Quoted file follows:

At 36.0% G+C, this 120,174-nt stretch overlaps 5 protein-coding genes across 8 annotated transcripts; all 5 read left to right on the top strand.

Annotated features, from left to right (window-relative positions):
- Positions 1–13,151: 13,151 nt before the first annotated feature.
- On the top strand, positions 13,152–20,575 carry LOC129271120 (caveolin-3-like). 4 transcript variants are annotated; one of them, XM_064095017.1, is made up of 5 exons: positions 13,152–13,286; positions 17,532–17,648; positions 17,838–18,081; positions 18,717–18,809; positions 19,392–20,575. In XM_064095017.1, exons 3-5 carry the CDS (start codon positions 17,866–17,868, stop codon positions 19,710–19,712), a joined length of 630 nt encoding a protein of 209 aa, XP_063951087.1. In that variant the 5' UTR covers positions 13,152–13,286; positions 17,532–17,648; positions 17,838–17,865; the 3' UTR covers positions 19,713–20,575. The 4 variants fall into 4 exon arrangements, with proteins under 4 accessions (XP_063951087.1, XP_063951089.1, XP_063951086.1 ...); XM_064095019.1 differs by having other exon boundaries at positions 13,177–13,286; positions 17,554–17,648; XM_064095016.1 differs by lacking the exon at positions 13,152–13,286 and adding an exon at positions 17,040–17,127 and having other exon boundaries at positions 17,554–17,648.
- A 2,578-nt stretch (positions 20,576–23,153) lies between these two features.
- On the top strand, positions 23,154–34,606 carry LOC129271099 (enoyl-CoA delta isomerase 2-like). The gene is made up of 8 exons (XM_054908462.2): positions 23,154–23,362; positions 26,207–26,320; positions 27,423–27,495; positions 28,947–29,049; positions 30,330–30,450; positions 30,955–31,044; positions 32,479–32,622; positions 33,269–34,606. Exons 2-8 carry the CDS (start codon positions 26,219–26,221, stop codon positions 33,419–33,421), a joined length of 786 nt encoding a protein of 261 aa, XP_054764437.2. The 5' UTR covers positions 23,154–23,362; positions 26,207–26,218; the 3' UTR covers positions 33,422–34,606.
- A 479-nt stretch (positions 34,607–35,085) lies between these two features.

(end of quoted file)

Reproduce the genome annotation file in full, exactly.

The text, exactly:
At 36.0% G+C, this 120,174-nt stretch overlaps 5 protein-coding genes across 8 annotated transcripts; all 5 read left to right on the top strand.

Annotated features, from left to right (window-relative positions):
- Positions 1–13,151: 13,151 nt before the first annotated feature.
- On the top strand, positions 13,152–20,575 carry LOC129271120 (caveolin-3-like). 4 transcript variants are annotated; one of them, XM_064095017.1, is made up of 5 exons: positions 13,152–13,286; positions 17,532–17,648; positions 17,838–18,081; positions 18,717–18,809; positions 19,392–20,575. In XM_064095017.1, exons 3-5 carry the CDS (start codon positions 17,866–17,868, stop codon positions 19,710–19,712), a joined length of 630 nt encoding a protein of 209 aa, XP_063951087.1. In that variant the 5' UTR covers positions 13,152–13,286; positions 17,532–17,648; positions 17,838–17,865; the 3' UTR covers positions 19,713–20,575. The 4 variants fall into 4 exon arrangements, with proteins under 4 accessions (XP_063951087.1, XP_063951089.1, XP_063951086.1 ...); XM_064095019.1 differs by having other exon boundaries at positions 13,177–13,286; positions 17,554–17,648; XM_064095016.1 differs by lacking the exon at positions 13,152–13,286 and adding an exon at positions 17,040–17,127 and having other exon boundaries at positions 17,554–17,648.
- A 2,578-nt stretch (positions 20,576–23,153) lies between these two features.
- On the top strand, positions 23,154–34,606 carry LOC129271099 (enoyl-CoA delta isomerase 2-like). The gene is made up of 8 exons (XM_054908462.2): positions 23,154–23,362; positions 26,207–26,320; positions 27,423–27,495; positions 28,947–29,049; positions 30,330–30,450; positions 30,955–31,044; positions 32,479–32,622; positions 33,269–34,606. Exons 2-8 carry the CDS (start codon positions 26,219–26,221, stop codon positions 33,419–33,421), a joined length of 786 nt encoding a protein of 261 aa, XP_054764437.2. The 5' UTR covers positions 23,154–23,362; positions 26,207–26,218; the 3' UTR covers positions 33,422–34,606.
- A 479-nt stretch (positions 34,607–35,085) lies between these two features.